Saturday, June 18, 2011
Army of Dead Babies
The Revelation by Bentley Little (1989): I don't think dead babies have ever played such a prominent role in a horror novel before or since The Revelation. The book is literally crawling with them. Malevolent, mobile dead babies are Hell's shock troops in this novel, working to secure the release of an ancient evil from an ancient cemetery on the outskirts of a small Arizona town. Only a mysterious preacher and a handful of residents can stop something from doing something awful.
This is Bentley Little's first novel, and one can see why it helped propel him onto horror's A-list. He's probably the most Kingian of all post-Stephen King horror writers, with sensibilities pushed just a little further into the weird. And he came onto the scene when King had stopped writing supernatural horror for a few years. Good timing, that. Little's prose is clear and straightforward, and he never uses a description when a brand name will do, two other Kingian traits.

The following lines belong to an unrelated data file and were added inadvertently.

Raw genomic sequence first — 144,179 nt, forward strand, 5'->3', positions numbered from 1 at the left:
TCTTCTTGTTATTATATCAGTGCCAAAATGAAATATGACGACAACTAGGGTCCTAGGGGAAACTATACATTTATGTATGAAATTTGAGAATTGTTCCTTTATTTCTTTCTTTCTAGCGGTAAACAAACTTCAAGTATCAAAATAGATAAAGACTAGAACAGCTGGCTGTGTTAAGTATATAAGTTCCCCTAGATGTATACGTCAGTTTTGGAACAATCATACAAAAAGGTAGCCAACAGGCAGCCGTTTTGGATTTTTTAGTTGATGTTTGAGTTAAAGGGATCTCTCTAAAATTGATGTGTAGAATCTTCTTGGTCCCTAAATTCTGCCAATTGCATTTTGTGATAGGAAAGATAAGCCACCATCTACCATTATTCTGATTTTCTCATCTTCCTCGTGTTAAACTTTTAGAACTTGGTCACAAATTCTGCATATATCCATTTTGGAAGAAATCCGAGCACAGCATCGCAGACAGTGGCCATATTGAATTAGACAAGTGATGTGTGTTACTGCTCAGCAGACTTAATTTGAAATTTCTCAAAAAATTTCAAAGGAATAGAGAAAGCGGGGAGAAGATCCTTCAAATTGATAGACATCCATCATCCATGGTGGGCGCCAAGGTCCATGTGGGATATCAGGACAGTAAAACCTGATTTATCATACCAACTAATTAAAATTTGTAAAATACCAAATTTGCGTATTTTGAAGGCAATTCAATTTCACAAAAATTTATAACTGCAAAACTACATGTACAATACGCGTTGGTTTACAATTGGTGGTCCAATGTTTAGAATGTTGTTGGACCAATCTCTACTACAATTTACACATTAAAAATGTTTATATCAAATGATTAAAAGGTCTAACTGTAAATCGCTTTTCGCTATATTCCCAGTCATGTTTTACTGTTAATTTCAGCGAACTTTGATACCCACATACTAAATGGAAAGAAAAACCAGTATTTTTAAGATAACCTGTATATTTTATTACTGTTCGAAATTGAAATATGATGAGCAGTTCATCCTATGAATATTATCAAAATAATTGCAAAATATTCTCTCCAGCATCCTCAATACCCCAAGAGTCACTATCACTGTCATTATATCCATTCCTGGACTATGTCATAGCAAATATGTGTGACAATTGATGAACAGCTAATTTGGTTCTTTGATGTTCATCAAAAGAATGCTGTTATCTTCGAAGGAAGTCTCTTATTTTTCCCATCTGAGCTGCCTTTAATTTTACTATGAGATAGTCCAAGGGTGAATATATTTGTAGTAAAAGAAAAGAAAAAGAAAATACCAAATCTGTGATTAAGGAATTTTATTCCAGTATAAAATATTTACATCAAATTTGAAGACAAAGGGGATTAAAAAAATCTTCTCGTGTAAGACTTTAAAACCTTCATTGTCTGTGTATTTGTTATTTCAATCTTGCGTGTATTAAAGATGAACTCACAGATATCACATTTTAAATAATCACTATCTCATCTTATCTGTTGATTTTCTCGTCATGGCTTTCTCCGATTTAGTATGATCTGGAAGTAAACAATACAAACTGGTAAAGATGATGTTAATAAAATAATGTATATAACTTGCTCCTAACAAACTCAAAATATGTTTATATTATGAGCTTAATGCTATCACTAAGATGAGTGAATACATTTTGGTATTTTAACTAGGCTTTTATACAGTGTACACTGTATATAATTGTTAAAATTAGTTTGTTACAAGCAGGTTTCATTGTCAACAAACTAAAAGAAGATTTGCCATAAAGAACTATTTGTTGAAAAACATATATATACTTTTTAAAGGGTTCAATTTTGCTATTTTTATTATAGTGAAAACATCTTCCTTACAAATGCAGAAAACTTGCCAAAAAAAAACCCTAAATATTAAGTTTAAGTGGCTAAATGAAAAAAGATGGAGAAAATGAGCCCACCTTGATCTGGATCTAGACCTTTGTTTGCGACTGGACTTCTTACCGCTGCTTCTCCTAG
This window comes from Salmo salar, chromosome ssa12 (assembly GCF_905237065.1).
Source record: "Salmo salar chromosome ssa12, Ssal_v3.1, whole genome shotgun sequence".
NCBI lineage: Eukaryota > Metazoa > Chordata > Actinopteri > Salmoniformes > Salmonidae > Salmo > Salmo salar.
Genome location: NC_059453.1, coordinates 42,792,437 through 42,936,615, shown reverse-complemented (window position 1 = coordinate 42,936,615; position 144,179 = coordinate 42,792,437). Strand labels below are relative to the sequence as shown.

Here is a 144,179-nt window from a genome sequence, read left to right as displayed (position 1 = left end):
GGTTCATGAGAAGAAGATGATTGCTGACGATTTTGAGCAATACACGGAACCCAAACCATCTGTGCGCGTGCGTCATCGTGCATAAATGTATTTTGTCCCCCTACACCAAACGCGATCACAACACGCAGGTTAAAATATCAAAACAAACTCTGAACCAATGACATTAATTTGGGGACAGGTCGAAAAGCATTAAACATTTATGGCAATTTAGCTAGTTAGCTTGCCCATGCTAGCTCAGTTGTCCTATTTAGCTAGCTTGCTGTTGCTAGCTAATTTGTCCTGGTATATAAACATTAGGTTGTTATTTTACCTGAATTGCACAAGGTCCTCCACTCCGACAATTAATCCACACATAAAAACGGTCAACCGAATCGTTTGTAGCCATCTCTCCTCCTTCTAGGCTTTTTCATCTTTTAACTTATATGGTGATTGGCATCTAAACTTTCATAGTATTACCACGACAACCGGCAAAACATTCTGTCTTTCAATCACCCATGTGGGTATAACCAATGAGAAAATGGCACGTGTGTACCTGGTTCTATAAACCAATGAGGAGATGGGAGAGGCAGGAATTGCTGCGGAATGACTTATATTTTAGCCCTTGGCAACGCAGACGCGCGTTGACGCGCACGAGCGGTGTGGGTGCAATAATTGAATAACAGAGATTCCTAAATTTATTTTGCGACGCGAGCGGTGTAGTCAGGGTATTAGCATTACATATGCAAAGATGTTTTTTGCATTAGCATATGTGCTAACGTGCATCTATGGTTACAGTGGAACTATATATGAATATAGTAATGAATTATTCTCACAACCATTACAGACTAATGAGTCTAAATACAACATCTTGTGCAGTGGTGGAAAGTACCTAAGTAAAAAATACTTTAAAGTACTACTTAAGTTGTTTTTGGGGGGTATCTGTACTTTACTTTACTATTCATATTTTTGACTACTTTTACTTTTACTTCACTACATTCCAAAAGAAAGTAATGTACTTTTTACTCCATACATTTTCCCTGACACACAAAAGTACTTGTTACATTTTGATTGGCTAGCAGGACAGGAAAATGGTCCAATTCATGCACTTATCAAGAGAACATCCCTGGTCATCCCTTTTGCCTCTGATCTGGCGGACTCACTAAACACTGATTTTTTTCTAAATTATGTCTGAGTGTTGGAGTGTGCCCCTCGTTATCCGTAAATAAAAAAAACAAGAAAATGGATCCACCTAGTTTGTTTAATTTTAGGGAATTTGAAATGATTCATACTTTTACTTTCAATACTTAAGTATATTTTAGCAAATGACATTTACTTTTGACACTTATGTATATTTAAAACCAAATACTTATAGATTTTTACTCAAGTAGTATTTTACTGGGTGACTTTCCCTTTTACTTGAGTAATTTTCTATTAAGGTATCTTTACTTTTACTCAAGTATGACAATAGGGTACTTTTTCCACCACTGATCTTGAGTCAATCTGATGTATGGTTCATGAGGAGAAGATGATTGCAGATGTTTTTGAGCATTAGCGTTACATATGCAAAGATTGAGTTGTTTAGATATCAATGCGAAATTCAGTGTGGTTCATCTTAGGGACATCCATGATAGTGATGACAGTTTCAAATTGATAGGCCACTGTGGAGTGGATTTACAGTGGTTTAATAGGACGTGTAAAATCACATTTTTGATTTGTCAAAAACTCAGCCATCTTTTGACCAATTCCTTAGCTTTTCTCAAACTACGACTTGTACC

The Revelation won the Bram Stoker Award from the Horror Writers of America for best first horror novel. There's something a bit programmatic about this effort, but it's an assured first novel regardless. It started life as a creative writing dissertation, and there are times when it seems like a thesis on the commercial America horror novel. Unlikely fellowship of heroes brought together by an invading supernatural evil? Ancient yet sarcastic evil? Site of power within which that evil must be contained? Check on all.
A kitten gets purchased by a protagonist and then horribly killed in such short order that it seems almost like a parody of the horror and suspense genre's creakiest tropes. It's a horror novel with dead babies, so there's an obligatory scene involving a pregnant woman in peril. Little would get less derivative as his career progressed, but he already shows a deft hand here at relentless plotting and the sort of sympathetic, short-hand characterization that can make one care about even the shortest-lived cannon fodder. Not a great novel, but an enjoyable one. Recommended.